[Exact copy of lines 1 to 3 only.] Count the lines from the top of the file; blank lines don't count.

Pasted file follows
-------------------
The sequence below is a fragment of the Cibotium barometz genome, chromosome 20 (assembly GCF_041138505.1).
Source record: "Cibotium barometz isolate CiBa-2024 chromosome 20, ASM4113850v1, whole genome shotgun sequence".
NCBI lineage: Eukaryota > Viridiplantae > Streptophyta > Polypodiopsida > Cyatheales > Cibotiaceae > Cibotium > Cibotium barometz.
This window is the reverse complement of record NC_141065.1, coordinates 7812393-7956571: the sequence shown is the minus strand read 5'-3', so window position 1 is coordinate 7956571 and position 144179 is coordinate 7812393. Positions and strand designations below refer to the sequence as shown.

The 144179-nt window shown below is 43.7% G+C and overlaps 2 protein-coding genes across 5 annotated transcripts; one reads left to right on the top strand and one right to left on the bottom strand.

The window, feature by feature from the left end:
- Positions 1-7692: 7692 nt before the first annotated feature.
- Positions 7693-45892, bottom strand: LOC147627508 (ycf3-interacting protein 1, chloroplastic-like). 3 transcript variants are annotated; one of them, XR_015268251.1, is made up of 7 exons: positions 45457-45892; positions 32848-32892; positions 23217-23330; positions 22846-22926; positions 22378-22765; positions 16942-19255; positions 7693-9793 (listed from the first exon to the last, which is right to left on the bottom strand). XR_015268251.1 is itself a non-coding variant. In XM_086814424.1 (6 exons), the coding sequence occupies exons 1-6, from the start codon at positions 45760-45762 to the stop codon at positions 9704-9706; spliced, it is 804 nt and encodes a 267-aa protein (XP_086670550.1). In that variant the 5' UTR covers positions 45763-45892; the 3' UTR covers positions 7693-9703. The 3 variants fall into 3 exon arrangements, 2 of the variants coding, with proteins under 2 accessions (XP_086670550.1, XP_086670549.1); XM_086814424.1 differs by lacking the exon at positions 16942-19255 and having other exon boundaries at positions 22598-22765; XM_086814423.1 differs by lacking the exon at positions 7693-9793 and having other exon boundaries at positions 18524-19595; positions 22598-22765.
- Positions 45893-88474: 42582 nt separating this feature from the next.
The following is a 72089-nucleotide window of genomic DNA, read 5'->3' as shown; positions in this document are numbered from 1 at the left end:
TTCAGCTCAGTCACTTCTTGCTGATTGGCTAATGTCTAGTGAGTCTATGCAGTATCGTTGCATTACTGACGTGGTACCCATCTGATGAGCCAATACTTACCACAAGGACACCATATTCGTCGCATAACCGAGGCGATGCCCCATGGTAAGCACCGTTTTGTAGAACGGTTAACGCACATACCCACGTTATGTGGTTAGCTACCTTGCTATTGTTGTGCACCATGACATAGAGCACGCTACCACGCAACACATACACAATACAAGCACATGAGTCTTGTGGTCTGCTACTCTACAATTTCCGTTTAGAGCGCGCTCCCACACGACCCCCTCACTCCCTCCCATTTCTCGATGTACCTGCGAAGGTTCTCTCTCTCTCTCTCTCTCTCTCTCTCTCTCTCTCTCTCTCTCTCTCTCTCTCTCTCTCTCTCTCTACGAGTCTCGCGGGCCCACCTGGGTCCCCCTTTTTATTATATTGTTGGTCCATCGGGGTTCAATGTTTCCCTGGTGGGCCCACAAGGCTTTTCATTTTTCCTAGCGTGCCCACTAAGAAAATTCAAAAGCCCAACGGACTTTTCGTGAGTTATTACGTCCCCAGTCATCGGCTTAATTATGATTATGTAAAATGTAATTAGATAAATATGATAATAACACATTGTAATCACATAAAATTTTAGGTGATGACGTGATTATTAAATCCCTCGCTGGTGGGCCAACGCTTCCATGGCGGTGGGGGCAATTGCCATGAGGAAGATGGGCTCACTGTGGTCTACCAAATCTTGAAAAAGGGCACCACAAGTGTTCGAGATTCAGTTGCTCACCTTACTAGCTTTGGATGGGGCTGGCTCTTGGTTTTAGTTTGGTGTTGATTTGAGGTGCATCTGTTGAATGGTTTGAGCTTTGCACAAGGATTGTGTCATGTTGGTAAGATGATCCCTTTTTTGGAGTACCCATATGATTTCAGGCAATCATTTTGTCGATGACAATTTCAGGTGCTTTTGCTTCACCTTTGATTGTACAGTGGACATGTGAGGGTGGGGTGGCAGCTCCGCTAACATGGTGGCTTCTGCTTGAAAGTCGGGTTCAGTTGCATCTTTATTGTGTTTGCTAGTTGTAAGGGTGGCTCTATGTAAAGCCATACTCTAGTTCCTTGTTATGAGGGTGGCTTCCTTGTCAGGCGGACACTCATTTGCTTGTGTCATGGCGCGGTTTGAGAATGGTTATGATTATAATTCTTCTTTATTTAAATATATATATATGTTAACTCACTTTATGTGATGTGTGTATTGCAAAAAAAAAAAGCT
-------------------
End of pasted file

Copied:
The sequence below is a fragment of the Cibotium barometz genome, chromosome 20 (assembly GCF_041138505.1).
Source record: "Cibotium barometz isolate CiBa-2024 chromosome 20, ASM4113850v1, whole genome shotgun sequence".
NCBI lineage: Eukaryota > Viridiplantae > Streptophyta > Polypodiopsida > Cyatheales > Cibotiaceae > Cibotium > Cibotium barometz.